GFM Network News


Brian Cunningham’s bison on pasture near Pigeon Lake, Alta.

Feed Watch: June 24, 2019

A look at growing conditions for forage and feed across the Prairies and Ontario

Some areas in Western Canada welcomed rain recently. But overall, the Prairies are facing a 200-millimetre moisture deficit, Environment Canada estimates. To turn around the growing season, timing of rain is at least as important as volume, Marlo Glass reports in MarketsFarm. Drought-stricken areas will need a rainy day every week or 10 days throughout […] Read more

Brad Welter speaks to radio reporter Jack Dawes and Kevin Hursh during a Sask Farm Writer Association media tour on June 8.

Feed Watch: June 17, 2019

A look at growing conditions in the Prairies and Ontario

This spring, many agricultural regions across Canada have faced a Goldilocks scenario with rain — most have received either too much or too little, with very few getting it just right. For many beef producers and feedlot operators, that will mean finding alternative feed supplies. Brad Welter, president of Pound-Maker Ag Ventures, is all too […] Read more



(Photo top) A pilot project for adapting a U.S. grassland protocol to Canada will run at 10 sites in Western Canada. The protocol will aim to prevent conversion of grassland to cropland.  Photo credit: Lisa Guenther  |  (Photo bottom) Wild pig numbers are growing rapidly in Canada, which could have serious implications for agriculture.  Photo credit: Ryan Brook

Coming up in Canadian Cattlemen: June 2019

From wild pigs to foot rot, you’ll find it in the June 10 issue of the magazine

As beef producers spend time on the land this summer, they may see signs of unwelcome visitors. I’m not talking about trespassers, at least not the human kind. I’m talking about the growing population of wild pigs. Piper Whelan, our field editor, has interviewed Saskatchewan researcher Ryan Brook on the pigs’ spread and what it […] Read more



One issue with the Navigation Protection Act is that it expands the definition of a navigable waterway.

Comment: New legislation may be coming to a creek near you

You may never look at a spring creek the same way once you’ve learned about the proposed amendments to the Navigation Protection Act, which were introduced as part of Bill C-69 in February 2018. A Senate committee has been holding public hearings on the bill this spring. The Navigation Protection Act ensures people can travel […] Read more


The permit delays affect both beef and dairy genetics.

Canadian livestock genetics exporters face delays in export permit renewal to China

Diplomatic channels being explored to help resolve the issue

Canadian livestock genetics exporters are waiting to see whether China’s delays in renewing export licences are another casualty of political conflict between the two countries. China has yet to renew export licences for Alta Genetics and Semex, which expired in late 2018. The Canadian genetics exporters deal in dairy and beef genetics. Both companies have […] Read more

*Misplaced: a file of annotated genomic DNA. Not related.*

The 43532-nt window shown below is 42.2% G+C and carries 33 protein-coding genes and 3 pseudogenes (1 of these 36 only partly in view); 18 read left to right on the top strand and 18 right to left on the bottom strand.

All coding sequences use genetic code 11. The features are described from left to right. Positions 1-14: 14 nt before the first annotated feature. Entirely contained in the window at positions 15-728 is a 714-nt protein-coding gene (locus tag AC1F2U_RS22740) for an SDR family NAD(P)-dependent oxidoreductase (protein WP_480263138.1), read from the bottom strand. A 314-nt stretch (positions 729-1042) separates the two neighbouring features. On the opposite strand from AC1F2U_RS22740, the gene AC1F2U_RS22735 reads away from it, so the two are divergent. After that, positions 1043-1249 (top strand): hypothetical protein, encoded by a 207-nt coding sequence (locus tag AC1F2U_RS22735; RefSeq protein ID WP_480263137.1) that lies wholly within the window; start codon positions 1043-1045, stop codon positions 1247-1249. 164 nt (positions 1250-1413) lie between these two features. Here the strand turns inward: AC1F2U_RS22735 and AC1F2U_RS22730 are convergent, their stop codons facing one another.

By deferring grazing until later in the year, producers can use cattle to reseed sainfoin stands.


Tips for managing sainfoin in your forage stand

Keeping sainfoin populations high beyond five years is a challenge

Sometimes what’s old is new again. That certainly holds true for sainfoin as forage breeders release new varieties designed for today’s beef and forage operations. Sainfoin is a non-bloating legume native to Europe and western Asia. Agriculture and Agri-Food Canada (AAFC) released varieties such as Melrose and Nova in the 1970s and ’80s. But these […] Read more


Comment: The trouble with science

From the April 2019 issue of Canadian Cattlemen

To me, one of the most interesting aspects of working in agriculture is the ongoing research and the way that research is applied in the field (or the corral). There’s a good deal of science behind many of the products beef producers use regularly, whether it’s vaccines or new forage varieties. There’s science behind many […] Read more

The latest version of the Canada Food Guide suggests Canadians should consume more plant-based foods, and less meat and dairy. But with each person’s dietary needs being different based on age and gender, how should this be applied in a practical way?

Comment: Canada’s New Food Guide short on nuance

Canada’s Food Guide dropped earlier this winter, and there were some significant changes. While some revisions are positive, details are hard to find. I doubt anyone would argue with the food guide’s advice to regularly consume vegetables, fruit, whole grains and protein. Nor does its recommendations to cook more often or enjoy your food seem […] Read more